Mitsu is one such worker, thrust into a tough job as a stratospheric window-washer after his father perishes in the same profession. With little time for personal growth and reflection, Mitsu is forced by circumstances to join the workforce right after junior high-the kid sets to work, learning the job, getting to know his peers and clientele, and quietly searching for answers surrounding his father's death. Iwaoka's delicate linework sometimes comes off like a slightly more realistic Mobius-in particular, her sweeping depictions of the lower level exteriors, where Mitsu can see both the earth and the sky, are breathtaking. Her exploration of Saturn Apartments' quirky society is always interesting, and while Mitsu has that all-too-typical flawless shonen hero vibe, he's set apart by his willingness to reach out to all his clients, even the rich asshole ones. An omnibus release of this 7-volume wonder wouldn't be unwelcome.

7) Ten-Cent Manga by Shigeru Sugiura and Osamu Tezuka

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Manga's been a pretty big deal for a long time. But in the wake of World War II, Japan had some unique problems getting manga to the public-paper was too damn expensive to allow for cheap, widely-available mass printing. Still, the people hungered for manga, and so the concept of manga rental houses was born. This led to two important developments: wider availability of manga, and the opportunity for artists to create stories beyond the common gag-based manga that had existed previously. A young man named Osamu Tezuka seized on this opportunity, rocketing to fame on the back of a book called New Treasure Island. Not long after this, Tezuka would publish his first 100% solo work: The Mysterious Underground Men, the story of a boy genius inventor and his talking bunny pal, who thwart the attempts of a malevolent subterranean kingdom to destroy the surface. This single volume is rough as hell, one of the famed God of Manga's earliest professional works. Still, it's great fun, fascinating from a historical perspective, and packed with engrossing liner notes.

Sugiura's Last of the Mohicans is a little bit more straightforward; a streamlined adaptation of James Fenimore Cooper's famous novel. Still, it's neat to see Sugiura's rugged-yet-babyfaced versions of Nathaniel Bumppo and Uncas, as they match wits with colonial forces and a legion of Huron warriors, led by the fearsome and cunning Magua. 2013's kind of been the year of Tezuka, with fare like Unico and Message to Adolf dropping from multiple publishers, but it's just as important to get other seminal works out there. These two editions, from Picture Box Books, are beautiful stuff, exactly what classic manga reprints should be. Unfortunately the publisher is winding things down, so get 'em while they're still in print!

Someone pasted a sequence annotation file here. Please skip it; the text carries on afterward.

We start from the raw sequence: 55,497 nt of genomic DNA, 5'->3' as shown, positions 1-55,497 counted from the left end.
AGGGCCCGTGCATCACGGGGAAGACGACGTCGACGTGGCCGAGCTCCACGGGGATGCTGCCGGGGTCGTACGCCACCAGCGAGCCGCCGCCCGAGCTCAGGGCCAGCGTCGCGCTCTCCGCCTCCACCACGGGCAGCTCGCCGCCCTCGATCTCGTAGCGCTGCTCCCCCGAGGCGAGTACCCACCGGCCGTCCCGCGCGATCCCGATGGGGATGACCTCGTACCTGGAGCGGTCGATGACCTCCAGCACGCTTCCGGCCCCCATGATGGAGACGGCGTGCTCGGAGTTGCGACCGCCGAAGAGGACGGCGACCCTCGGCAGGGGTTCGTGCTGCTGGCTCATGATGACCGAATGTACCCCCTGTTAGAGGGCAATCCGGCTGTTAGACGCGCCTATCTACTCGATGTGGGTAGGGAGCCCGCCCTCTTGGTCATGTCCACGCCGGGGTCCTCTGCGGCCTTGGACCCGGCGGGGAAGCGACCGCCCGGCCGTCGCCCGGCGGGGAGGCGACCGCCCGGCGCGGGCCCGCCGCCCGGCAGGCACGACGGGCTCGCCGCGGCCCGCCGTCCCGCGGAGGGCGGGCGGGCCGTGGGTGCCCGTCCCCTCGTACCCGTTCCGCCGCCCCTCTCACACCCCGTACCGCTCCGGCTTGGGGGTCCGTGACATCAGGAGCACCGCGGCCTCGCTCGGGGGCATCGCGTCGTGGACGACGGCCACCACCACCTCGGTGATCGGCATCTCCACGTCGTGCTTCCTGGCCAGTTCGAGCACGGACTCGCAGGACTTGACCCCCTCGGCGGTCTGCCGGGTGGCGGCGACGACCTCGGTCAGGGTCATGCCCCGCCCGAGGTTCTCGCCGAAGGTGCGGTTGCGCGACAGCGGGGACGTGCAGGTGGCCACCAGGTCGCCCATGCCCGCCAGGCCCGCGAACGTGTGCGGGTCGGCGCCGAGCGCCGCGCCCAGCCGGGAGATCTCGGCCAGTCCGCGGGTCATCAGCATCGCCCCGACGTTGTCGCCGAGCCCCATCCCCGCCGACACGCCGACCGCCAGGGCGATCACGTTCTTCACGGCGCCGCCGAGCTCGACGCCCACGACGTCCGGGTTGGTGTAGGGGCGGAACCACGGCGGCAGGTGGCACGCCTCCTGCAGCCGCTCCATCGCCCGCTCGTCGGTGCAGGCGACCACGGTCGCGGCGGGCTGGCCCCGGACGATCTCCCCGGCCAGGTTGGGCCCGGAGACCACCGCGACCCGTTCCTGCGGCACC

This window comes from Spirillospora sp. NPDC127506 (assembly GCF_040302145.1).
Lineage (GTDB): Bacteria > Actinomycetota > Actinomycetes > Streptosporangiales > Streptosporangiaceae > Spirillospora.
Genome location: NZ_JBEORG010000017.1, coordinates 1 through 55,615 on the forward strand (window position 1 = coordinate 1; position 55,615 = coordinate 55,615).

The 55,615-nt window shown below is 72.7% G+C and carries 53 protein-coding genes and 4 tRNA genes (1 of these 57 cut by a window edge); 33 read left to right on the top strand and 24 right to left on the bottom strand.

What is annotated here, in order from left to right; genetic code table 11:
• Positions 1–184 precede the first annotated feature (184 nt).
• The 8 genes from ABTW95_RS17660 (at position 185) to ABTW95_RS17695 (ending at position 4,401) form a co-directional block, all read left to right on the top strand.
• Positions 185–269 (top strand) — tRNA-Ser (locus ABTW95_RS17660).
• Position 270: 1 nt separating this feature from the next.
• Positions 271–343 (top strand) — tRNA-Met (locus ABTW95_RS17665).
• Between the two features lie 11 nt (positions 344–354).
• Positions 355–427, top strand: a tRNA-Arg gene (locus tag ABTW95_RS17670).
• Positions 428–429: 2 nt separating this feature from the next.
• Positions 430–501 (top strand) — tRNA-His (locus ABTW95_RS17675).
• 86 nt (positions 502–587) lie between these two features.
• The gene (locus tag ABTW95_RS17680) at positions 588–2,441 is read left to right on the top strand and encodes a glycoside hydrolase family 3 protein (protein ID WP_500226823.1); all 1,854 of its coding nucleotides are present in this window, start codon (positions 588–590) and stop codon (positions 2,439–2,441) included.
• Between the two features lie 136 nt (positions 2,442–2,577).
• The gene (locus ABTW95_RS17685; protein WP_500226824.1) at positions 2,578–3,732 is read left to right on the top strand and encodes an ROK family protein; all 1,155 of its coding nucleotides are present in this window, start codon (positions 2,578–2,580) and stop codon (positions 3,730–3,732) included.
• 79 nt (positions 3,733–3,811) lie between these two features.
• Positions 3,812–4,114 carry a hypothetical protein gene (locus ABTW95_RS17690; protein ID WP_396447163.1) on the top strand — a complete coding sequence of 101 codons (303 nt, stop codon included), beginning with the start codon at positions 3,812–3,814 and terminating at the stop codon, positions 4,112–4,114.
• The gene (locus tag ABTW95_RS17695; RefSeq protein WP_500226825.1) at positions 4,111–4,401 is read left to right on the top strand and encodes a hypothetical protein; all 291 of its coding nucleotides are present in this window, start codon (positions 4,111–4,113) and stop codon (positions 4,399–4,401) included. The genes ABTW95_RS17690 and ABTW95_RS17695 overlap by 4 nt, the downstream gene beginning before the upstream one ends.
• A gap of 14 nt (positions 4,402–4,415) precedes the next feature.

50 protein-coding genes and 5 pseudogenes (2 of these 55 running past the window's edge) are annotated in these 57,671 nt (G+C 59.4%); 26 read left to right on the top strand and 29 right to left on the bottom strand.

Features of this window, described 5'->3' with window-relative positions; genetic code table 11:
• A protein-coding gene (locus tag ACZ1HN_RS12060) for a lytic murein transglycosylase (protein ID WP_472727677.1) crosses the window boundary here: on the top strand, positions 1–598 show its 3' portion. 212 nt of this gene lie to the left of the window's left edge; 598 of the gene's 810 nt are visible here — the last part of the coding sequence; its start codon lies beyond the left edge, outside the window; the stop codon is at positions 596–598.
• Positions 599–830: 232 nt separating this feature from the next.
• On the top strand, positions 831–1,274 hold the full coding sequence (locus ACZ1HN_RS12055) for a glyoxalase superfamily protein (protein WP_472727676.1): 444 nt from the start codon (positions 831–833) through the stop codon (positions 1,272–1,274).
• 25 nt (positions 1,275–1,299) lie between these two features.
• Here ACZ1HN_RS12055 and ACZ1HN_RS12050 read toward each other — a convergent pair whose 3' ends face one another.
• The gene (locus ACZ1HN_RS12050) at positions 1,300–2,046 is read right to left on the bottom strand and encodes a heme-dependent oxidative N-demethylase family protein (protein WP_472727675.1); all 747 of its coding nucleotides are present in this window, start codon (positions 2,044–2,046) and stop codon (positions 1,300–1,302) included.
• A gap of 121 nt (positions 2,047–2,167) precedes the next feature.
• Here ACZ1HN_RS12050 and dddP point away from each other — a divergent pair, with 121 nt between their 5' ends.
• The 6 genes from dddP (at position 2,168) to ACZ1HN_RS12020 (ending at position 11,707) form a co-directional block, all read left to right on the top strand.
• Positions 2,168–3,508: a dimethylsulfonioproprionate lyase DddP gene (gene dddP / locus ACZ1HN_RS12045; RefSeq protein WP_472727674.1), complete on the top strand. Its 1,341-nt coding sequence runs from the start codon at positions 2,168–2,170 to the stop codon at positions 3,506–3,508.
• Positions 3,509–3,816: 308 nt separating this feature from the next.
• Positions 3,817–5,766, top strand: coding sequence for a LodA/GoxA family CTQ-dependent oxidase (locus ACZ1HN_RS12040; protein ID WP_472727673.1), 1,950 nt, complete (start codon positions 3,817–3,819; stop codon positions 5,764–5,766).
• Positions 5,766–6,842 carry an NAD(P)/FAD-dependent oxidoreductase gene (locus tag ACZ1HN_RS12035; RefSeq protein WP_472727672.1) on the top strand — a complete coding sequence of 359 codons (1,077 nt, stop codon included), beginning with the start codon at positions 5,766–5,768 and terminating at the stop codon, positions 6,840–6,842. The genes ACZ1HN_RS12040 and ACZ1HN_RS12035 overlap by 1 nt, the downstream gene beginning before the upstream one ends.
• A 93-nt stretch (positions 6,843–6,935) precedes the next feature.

6) Heart of Thomas by Moto Hagio

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I think that, on a purely visual level, Moto Hagio might be the finest manga artist ever. Almost every panel of work I've seen by her is like a tiny masterpiece of linework and composition and draftsmanship. Unfortunately, she doesn't have a lot of work available in English - her science fiction-writing peer Keiko Takemiya has the edge there. But in 2010, shoujo manga expert Matt Thorn brought together A Drunken Dream and Other Stories, an anthology of the artist's best short works. Heart of Thomas is the publisher's follow-up, a wistful and spellbinding tale of forbidden love at a boarding school in Germany.

Yeah, Hagio is definitely trading in shoujo aesthetics here, all awash in characters exchanging searching looks and sun-drenched pivotal moments. Heart of Thomas is also one of the earliest examples of shonen-ai, a tale of sometimes weirdly platonic love between boys, spun for the benefit of Hagio's largely female audience in the '70s. But the story, concerning a boy named Juli who must come to terms with his feelings for a tragically lost classmate, really hits the mark, a period piece full of poignant moments. I also have to laud Fantagraphics, who present this rich and vivid story in a beautiful single hardcover volume. I'm hoping this leads to more vintage shoujo manga!